Millage: Protect your brand when making ad decisions

By Mark Millage, regional director at Media Minefield

“The keys to brand success are self-definition, transparency, authenticity and accountability.”

— Simon Mainwaring

Advertisers have been in the hot seat lately, having to make tough decisions in an effort to protect their brands.

Mark Millage

More than 50 advertisers pulled their ads from “The O’Reilly Factor” on Fox News after a New York Times report April 1 uncovered settlements with five women who accused Bill O’Reilly of sexual harassment or verbal abuse. Only two months earlier, O’Reilly seemed untouchable as he hosted an exclusive interview with President Trump during the Super Bowl LI pre-game. By mid-April, however, Fox News announced it had officially cut ties with its biggest star.

Major consumer brands were compelled to pull their ads from YouTube recently after learning they were running ahead of racist, homophobic and extremist content. While digital and social media provides a less-expensive way to reach consumers, this example highlights the danger of not protecting the brand. About 400 hours of content is uploaded to YouTube every minute of every day! Without adequate safeguards, you are playing Russian roulette with your reputation.

While these are high-profile examples, companies of all sizes have to make similar decisions each day. Should they sponsor an activity or event, partner with another business, refer clients to another company? Here is how we at Media Minefield advise our clients to make these decisions.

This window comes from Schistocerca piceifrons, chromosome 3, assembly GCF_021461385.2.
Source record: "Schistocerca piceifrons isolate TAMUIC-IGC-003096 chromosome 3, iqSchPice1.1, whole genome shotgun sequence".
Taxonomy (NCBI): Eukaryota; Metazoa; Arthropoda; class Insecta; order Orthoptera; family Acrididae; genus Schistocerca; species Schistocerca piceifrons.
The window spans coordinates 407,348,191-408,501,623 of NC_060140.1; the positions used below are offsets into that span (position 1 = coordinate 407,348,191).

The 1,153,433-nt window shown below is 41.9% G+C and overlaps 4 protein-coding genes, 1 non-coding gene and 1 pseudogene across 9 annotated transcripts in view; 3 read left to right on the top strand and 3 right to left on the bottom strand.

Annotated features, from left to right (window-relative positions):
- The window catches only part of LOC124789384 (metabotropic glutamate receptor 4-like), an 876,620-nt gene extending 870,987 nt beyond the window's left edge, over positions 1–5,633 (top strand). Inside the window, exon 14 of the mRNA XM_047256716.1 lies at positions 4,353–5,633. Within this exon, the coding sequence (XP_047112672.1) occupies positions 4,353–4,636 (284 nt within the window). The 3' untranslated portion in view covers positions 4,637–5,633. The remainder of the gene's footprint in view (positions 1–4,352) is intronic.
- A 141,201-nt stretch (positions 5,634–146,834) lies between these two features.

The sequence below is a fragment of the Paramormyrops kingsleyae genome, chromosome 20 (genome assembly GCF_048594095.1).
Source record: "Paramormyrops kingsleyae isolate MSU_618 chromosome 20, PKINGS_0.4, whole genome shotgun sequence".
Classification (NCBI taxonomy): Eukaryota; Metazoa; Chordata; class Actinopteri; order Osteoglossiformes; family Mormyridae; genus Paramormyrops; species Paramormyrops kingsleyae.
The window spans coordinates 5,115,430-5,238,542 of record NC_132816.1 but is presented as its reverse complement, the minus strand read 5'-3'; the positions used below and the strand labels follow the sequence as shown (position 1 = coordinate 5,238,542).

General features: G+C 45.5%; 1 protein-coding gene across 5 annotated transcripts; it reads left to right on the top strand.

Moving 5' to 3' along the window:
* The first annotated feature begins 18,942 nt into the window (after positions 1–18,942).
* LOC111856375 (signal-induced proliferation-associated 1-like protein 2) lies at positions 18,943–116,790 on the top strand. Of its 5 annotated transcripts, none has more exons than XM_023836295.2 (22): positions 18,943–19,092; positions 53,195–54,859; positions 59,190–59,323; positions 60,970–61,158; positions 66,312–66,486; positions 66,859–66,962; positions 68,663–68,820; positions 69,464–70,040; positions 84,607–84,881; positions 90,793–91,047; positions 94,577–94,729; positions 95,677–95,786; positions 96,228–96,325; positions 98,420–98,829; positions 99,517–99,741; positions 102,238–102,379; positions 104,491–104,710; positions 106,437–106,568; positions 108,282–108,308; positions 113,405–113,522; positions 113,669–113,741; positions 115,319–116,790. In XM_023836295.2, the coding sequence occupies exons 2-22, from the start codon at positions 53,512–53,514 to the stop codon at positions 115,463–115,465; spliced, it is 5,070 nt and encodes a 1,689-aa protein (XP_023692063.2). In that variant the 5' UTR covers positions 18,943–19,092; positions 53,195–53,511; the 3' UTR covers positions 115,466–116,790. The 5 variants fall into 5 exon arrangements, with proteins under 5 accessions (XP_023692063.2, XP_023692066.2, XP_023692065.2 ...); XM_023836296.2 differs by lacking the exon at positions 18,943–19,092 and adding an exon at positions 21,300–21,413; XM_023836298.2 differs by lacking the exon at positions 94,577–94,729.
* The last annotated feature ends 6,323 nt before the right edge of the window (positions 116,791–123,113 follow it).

It starts with knowing who you are as a company and what you believe in. We refer to these as core values or key messages. If aligning with a company or show or video doesn’t support who you say you are, it will damage your brand. Messages, internally to employees and externally to customers, need to be consistent.

Public perception is king. In the case of O’Reilly, he was never charged with a crime. Still in the mind of the public, advertising on his show was supporting him, and therefore, turning a blind eye to what he was accused of doing. Ads running ahead of extremist YouTube videos insinuate the company supports those messages. Consumers want to do business and spend money with companies they believe in, with values that are aligned with their own. As a brand, you cannot ignore that reality.

When faced with these decisions, we recommend that you have strong brand messaging. Use these opportunities to reinforce your core values and key messages. Will everyone like your decisions? Of course not. But follow our suggestions, and as a business leader, you can rest easy knowing your brand reputation is safe.

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Millage: Protect your brand when making ad decisions

Advertisers have been in the hot seat lately, having to make tough decisions in an effort to protect their brands.

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